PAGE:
It took me a year, but I finally got to meet him.
Last year was the first time I went to the Kerrville Folk Festival. It’s an 18 day singer/songwriter festival where almost every Texas artist ( as well as many others) have performed or become famous there: Jimmy LaFave, Lyle Lovett, Steve Earle, Ruthie Foster, Robert Earl Keen, Slaid Cleaves, Mary Gauthier, Hal Ketchum, and on and on. Its held on a rambling, improved campground. It’s got 2 main stages, an area for a food court as well as vendors of art, tie-dyed shirts, ice cream, woodworking and cd’s from the artists who perform. There’s hardly a spot that doesn’t have an RV, a tent or a makeshift outdoor living room with an overhead canopy to protect from the sun or rain and which serves as an area for song circles all day and all night. There’s music everywhere with people carrying guitars, mandolins, harmonicas, a cajón for percussion or even keyboards – just searching for the next group to sing or play along with.
At 7:00PM, the main stage gets going with 5-6 groups scheduled to play. Concerts often go well past midnight. Like the rest of the festival, its all outside, so if it rains, the concert is cancelled or delayed. Usually though, weather is not a problem and evenings are very enjoyable under the Texas star-filled sky and a cool breeze blowing by.
It was during the evening concerts that I first sp0tted him. Off to the side of the main seating area, a sandy dance area has been designated for those who get the urge. As most people there, Patty and I were soaking up the fabulous talent of the performers on stage. At one point, I looked around at the crowd and happened to spot this older man with long, gray hair, in a gold sequenced shirt, doing his own dance – making gestures that he thought expressed the words of the song that the singer was singing. I had never seen anyone dance quite like this before, and to be honest, I thought it was a bit weird. I nudged Patty and we both got a good chuckle out of him.
But the thing is, he danced to every song all night long. And the next night too. Every night that we were there – he was dancing! He’d change tops from gold, to red, to green, to turquoise…he had all kinds of colors. I found him fascinating to watch. He wasn’t actually trying to get anybody’s attention I don’t think. I mean, he had to know he was standing out and that people did watch him, but he really just danced his dance and did his thing all for himself. He was very entertaining. Patty and I even did some pretty good impersonations of him, waving our arms, shaking out heads, covering our hearts or brushing away the sad emotions heard in the song’s lyrics.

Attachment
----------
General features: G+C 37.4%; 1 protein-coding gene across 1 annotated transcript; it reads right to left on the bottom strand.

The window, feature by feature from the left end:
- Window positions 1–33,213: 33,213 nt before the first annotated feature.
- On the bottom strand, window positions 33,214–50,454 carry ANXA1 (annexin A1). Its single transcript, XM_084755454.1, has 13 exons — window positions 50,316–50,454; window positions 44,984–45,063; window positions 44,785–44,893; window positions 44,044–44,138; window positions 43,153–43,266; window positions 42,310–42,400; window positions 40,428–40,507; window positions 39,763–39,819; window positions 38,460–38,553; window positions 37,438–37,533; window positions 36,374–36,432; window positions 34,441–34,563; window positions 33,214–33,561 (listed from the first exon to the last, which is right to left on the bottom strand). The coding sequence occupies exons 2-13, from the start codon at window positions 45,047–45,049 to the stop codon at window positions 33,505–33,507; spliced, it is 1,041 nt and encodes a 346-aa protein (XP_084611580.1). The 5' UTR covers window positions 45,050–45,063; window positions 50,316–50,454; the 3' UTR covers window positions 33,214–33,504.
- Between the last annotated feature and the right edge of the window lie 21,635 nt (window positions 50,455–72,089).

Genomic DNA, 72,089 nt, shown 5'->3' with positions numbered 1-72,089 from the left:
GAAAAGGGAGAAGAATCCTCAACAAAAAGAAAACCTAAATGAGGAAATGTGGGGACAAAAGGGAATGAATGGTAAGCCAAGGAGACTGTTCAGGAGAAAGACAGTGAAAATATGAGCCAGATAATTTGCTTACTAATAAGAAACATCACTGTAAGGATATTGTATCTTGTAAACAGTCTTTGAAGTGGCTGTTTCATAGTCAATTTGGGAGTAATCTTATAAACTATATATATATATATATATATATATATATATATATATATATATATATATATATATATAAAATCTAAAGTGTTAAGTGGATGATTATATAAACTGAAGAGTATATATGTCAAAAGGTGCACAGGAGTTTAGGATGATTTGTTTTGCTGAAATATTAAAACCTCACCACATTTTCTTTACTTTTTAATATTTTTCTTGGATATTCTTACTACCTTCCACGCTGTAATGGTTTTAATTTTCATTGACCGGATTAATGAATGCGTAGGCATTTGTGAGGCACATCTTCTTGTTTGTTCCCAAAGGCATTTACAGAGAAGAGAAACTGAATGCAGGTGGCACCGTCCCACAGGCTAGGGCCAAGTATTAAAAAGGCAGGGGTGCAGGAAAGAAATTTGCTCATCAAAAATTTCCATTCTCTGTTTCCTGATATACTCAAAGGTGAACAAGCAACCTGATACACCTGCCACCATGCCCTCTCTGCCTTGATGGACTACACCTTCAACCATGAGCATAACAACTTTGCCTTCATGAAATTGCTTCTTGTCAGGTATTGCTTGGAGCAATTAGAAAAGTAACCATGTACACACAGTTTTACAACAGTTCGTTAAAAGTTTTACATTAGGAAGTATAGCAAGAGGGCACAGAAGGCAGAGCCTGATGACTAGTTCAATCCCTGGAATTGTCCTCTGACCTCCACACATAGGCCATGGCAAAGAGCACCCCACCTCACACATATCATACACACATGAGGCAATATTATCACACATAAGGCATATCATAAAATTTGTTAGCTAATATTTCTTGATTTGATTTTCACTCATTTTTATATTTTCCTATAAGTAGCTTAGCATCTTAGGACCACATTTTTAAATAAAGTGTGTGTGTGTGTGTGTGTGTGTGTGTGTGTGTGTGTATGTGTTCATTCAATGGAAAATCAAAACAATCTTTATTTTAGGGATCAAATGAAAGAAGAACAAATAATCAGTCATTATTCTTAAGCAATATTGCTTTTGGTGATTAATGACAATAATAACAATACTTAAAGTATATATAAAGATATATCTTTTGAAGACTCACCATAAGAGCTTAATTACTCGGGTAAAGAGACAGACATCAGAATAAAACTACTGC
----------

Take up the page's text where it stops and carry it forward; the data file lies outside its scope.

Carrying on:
This year, I hoped that he returned and if he did, I was determined to get a memorable shot of him. Sure enough, he was there on the opening night of the festival. I made my way over to the dance area where he was preparing his crate full of colorful, flowing tops. When I take street pictures or pictures at a festival, I sometimes just snap pictures and move on, but I really wanted to meet this guy so I introduced myself and asked if he minded if I snap some shots of him while he danced. He was quite happy to oblige.
His name is Joe. He said he’d been coming to Kerrville for 6 years now. He said that’s when he got divorced and decided that he was not going to let life get him down and this folk festival was something that he always wanted to do. So he keeps coming back. He said he’d retired from his profession and had the time now to do as he pleased. Dancing to music that he loves was how he wants to spend his time.
Here’s a few more shots of the man I love to watch – Dancin’ Joe